Topics include the indefinite integral, techniques of integration, introduction to differential equations, and infinite series. Math 186 is a somewhat more theoretical course which covers much of the same material. Math 215 is the natural sequel. A student who has done very well in this course could enter the Honors sequence at this point by taking Math 285.
Text: Calculus, 3rd Edition, HughesHallet/Gleason, Wiley Publishing.
TI83 Graphing Calculator, Texas Instruments.
MATH 127. Geometry and the Imagination.
Section 001.
Instructor(s):
Prerequisites & Distribution: Three years of high school mathematics including a geometry course. Only firstyear students, including those with sophomore standing, may preregister for FirstYear Seminars. All others need permission of instructor. No credit granted to those who have completed a 200 (or higher) level mathematics course. (4). (MSA). (BS). (QR/1). May not be repeated for credit.
FirstYear Seminar
Credits: (4).
Course Homepage: No homepage submitted.
No Description Provided. Contact the Department.
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MATH 147. Introduction to Interest Theory.
Section 001.
Instructor(s):
Prerequisites & Distribution: MATH 115. No credit granted to those who have completed a 200 (or higher) level mathematics course. (3). (MSA). (BS). May not be repeated for credit.
Credits: (3).
Course Homepage: No homepage submitted.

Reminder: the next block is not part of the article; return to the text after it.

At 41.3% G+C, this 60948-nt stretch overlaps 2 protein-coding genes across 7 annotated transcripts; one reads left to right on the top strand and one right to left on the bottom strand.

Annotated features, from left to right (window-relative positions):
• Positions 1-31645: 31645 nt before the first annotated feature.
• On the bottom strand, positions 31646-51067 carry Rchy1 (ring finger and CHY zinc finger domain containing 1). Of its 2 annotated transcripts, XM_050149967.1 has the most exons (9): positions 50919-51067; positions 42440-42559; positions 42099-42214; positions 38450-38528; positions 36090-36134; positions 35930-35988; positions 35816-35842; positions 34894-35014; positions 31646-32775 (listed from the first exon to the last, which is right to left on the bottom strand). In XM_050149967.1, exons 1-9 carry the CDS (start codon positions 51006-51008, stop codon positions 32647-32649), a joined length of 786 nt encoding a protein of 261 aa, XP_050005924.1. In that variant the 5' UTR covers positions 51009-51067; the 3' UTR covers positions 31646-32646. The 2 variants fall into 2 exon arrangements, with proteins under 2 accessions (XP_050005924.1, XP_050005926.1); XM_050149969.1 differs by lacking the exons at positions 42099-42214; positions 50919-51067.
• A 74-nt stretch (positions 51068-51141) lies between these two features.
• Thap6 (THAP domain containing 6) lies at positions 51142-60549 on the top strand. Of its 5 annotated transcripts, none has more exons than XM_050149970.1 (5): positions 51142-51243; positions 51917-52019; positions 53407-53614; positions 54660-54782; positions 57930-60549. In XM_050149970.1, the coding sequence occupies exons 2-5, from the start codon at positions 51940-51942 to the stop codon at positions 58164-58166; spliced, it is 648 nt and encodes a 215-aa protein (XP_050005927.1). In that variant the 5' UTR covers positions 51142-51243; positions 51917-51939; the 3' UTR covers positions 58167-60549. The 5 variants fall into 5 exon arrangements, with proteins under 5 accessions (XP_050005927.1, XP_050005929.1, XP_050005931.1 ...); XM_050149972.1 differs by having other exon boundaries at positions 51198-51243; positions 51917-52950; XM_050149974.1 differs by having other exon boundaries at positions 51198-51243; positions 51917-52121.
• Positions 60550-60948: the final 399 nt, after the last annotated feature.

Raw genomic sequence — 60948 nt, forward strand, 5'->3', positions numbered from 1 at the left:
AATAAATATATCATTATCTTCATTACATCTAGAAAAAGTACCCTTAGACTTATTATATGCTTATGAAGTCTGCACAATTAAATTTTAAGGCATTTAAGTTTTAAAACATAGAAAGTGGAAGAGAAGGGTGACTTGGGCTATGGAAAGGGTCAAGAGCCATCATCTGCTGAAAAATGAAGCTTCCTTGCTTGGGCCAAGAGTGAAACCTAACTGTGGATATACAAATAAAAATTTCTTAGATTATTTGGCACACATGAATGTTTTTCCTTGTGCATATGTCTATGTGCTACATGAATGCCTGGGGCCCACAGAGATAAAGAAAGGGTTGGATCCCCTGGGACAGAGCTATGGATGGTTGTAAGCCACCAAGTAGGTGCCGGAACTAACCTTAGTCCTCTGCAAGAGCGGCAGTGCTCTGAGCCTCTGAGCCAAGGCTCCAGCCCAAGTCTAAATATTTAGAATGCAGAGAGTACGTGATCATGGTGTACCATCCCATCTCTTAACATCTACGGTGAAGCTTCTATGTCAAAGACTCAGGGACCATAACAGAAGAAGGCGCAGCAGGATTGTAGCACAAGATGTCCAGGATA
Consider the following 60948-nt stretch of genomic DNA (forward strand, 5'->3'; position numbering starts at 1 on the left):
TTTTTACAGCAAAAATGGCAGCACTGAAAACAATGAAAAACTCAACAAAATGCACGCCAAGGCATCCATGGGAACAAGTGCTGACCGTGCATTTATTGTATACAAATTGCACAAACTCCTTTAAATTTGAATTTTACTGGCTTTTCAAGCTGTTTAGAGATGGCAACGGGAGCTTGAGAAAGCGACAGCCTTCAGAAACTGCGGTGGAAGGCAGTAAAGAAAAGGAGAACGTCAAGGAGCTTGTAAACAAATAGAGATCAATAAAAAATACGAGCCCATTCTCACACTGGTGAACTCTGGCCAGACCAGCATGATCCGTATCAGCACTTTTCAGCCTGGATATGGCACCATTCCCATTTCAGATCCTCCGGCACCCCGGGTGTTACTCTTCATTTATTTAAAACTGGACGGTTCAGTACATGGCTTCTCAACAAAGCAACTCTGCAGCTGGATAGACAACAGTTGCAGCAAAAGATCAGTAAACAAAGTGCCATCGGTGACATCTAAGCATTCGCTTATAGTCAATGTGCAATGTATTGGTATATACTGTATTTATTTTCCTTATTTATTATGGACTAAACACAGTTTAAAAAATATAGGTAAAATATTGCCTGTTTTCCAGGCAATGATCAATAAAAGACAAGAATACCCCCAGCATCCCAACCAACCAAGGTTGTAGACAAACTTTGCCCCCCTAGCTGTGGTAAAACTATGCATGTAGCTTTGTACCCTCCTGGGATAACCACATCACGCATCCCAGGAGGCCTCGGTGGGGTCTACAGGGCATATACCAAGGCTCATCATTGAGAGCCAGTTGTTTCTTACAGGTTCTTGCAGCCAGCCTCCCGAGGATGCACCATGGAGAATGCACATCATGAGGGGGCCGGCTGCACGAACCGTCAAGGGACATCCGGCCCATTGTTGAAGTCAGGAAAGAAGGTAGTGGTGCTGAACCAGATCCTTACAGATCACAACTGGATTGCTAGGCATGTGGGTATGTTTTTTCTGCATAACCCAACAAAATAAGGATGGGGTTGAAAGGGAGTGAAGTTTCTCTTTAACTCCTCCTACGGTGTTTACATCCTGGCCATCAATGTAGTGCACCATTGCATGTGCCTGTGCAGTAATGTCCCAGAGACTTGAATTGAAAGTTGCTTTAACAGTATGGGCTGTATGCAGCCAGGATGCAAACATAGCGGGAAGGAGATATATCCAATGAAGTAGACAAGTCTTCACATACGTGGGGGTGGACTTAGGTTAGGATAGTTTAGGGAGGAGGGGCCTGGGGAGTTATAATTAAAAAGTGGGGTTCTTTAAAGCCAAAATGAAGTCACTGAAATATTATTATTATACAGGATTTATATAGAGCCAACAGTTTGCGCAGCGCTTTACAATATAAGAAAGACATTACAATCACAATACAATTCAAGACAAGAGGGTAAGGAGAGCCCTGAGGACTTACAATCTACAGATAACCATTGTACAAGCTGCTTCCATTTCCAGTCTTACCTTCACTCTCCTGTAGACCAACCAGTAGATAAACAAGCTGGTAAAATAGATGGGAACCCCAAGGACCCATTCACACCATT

No Description Provided. Contact the Department.
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MATH 186. Honors Calculus II.
Instructor(s):
Prerequisites & Distribution: Permission of the Honors advisor. Credit is granted for only one course from among MATH 116, 156, 176, 186, and 296. (4). (MSA). (BS). (QR/1). May not be repeated for credit.
Credits: (4).
Course Homepage: No homepage submitted.
The sequence Math 185186285286 is the honors introduction to the calculus. It is taken by students intending to major in mathematics, science, or engineering as well as students heading for many other fields who want a somewhat more theoretical approach. Although much attention is paid to concepts and solving problems, the underlying theory and proofs of important results are also included. This sequence is not restricted to students enrolled in the LS&A Honors Program.
Topics covered include transcendental functions; techniques of integration; applications of calculus such as elementary differential equations, simple harmonic motion, and center of mass; conic sections; polar coordinates; infinite sequences and series including power series and Taylor series. Other topics, often an introduction to matrices and vector spaces, will be included at the discretion of the instructor. Math 116 is a somewhat less theoretical course which covers much of the same material. Math 285 is the natural sequel.